As crypto currency gains further traction in the global marketplace, do institutional investors have a fiduciary responsibility to examine its potential?

Perhaps the answer lies in Bitcoin’s performance relative to other, more traditional asset classes, suggested Elisabeth Préfontaine, founder of Octonomics, at an event hosted by the Global Risk Institute in Toronto on Wednesday.

“When we look at the current monetary system we live in there’s US$17 trillion of negatively yielding debt. That’s about 30 per cent of global debt. So late-cycle Keynesian economics have served us negative interest rates to that scale. It’s a trust issue. And Bitcoin is in many ways offering an alternative where there is algorithmically maintained trust that’s offered as an alternative.”

With so much negatively-yielding fixed income floating around the world’s market, institutional investors with a fiduciary obligation to fulfill cannot ignore this fast-growing asset class, she said.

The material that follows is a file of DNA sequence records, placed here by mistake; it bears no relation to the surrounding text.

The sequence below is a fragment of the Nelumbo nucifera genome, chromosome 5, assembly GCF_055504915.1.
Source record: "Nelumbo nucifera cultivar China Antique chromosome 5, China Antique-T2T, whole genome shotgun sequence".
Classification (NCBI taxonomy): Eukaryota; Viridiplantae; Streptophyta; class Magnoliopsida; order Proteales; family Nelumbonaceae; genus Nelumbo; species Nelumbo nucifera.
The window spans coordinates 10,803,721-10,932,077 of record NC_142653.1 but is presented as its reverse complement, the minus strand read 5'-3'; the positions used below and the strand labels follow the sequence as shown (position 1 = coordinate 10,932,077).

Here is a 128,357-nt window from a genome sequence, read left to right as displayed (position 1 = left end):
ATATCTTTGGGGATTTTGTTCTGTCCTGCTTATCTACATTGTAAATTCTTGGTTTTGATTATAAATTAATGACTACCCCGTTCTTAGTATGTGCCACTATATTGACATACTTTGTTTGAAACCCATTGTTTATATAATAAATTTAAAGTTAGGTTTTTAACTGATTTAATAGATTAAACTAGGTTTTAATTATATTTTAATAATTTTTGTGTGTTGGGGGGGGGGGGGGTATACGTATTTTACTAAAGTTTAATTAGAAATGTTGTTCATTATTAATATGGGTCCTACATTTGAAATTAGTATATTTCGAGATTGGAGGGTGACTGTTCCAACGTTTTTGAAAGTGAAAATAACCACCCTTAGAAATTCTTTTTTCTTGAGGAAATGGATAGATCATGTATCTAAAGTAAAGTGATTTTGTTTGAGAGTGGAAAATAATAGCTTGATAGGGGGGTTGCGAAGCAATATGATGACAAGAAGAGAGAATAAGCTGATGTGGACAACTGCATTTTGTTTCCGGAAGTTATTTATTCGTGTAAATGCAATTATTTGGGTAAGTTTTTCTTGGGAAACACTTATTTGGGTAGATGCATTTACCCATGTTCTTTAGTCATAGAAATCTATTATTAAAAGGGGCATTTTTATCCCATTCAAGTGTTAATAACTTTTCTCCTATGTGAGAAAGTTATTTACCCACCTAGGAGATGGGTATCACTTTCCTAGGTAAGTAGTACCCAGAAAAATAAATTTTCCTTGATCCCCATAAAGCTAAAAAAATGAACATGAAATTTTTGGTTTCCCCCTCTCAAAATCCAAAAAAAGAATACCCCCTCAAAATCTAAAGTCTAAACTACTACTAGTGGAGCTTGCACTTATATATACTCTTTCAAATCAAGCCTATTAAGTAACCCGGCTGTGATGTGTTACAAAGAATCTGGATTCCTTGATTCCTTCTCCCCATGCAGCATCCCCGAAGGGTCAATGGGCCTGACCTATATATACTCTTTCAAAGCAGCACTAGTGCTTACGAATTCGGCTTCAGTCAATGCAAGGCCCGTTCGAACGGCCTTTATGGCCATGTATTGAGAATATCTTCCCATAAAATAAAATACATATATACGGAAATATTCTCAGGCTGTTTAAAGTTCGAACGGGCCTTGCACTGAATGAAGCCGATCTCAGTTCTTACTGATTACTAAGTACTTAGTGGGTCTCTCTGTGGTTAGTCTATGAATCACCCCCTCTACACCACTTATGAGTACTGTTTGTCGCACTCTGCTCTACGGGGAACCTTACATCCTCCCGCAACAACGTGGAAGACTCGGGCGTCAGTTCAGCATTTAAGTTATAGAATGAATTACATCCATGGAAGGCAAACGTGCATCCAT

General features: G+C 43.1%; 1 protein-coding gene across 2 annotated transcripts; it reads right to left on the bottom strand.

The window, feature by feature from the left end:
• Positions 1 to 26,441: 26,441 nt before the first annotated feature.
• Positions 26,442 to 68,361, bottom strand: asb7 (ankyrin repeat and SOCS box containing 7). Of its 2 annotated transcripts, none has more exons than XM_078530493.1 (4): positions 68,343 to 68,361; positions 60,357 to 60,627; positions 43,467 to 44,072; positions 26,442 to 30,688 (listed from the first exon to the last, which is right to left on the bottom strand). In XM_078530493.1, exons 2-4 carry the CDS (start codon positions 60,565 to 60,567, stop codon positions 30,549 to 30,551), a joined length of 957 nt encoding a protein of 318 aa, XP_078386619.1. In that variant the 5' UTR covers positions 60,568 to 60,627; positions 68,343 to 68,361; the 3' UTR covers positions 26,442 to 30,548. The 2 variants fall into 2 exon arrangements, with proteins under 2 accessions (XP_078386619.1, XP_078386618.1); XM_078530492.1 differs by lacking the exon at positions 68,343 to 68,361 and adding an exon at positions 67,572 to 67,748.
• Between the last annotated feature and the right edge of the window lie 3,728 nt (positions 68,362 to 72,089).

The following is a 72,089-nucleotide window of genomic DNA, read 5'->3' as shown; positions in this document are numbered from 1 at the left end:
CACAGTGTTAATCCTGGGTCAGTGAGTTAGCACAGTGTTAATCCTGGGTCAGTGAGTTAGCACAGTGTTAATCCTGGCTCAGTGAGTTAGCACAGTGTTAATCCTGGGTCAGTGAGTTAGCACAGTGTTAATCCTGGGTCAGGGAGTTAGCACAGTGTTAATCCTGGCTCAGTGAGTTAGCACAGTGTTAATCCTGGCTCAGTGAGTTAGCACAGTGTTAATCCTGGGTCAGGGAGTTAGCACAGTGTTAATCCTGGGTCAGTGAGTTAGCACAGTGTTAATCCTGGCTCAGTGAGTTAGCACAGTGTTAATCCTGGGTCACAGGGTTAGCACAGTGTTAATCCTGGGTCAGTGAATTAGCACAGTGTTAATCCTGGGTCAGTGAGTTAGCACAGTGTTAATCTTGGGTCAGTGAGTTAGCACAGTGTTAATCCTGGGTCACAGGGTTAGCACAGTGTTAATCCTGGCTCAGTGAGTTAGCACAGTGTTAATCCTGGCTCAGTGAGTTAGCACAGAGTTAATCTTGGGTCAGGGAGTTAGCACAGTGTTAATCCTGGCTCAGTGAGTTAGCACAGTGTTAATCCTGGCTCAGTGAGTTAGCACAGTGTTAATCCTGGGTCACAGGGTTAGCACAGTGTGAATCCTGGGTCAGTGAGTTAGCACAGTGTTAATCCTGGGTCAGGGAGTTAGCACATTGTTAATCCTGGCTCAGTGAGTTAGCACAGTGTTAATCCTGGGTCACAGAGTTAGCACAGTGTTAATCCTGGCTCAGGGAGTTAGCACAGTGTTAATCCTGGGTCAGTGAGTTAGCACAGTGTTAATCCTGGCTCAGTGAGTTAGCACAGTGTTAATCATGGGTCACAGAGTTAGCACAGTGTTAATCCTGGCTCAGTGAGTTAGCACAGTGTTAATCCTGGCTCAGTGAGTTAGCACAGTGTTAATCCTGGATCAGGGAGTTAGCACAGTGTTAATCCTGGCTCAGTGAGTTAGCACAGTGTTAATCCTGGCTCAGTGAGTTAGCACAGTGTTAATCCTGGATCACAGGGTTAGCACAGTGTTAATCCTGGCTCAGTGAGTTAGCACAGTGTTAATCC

“I think as financial professionals, it should be part of our fiduciary duty to consider these new elements because if I have a bond from Austria that’s an 100-year bond and it’s yielding negative 0.3 or negative 0.5, the only way I make money on this is by selling to someone else more negative,” she said.

“So if I’m willing to lose 0.3 per cent, why not invest in something that is a completely different ecosystem that is both scarce and expensive, the same characteristic as gold, except that it’s digitally native, programmable . . . and 20 years from now, maybe we’ll be streaming money, the pure definition of cash flow.”

Regardless of whether they want to take on the asset, the system of Bitcoin is radical and investors need to delve much deeper in order to fully understand it, she said.

“Bitcoin is so bold that it challenges the very basis of our accounting system,” she said.

Importantly, she stressed the idea that Bitcoin is a singular phenomenon that can’t really be replicated. It’s growing in solidity, she added, noting every day the concept doesn’t die, it becomes stronger.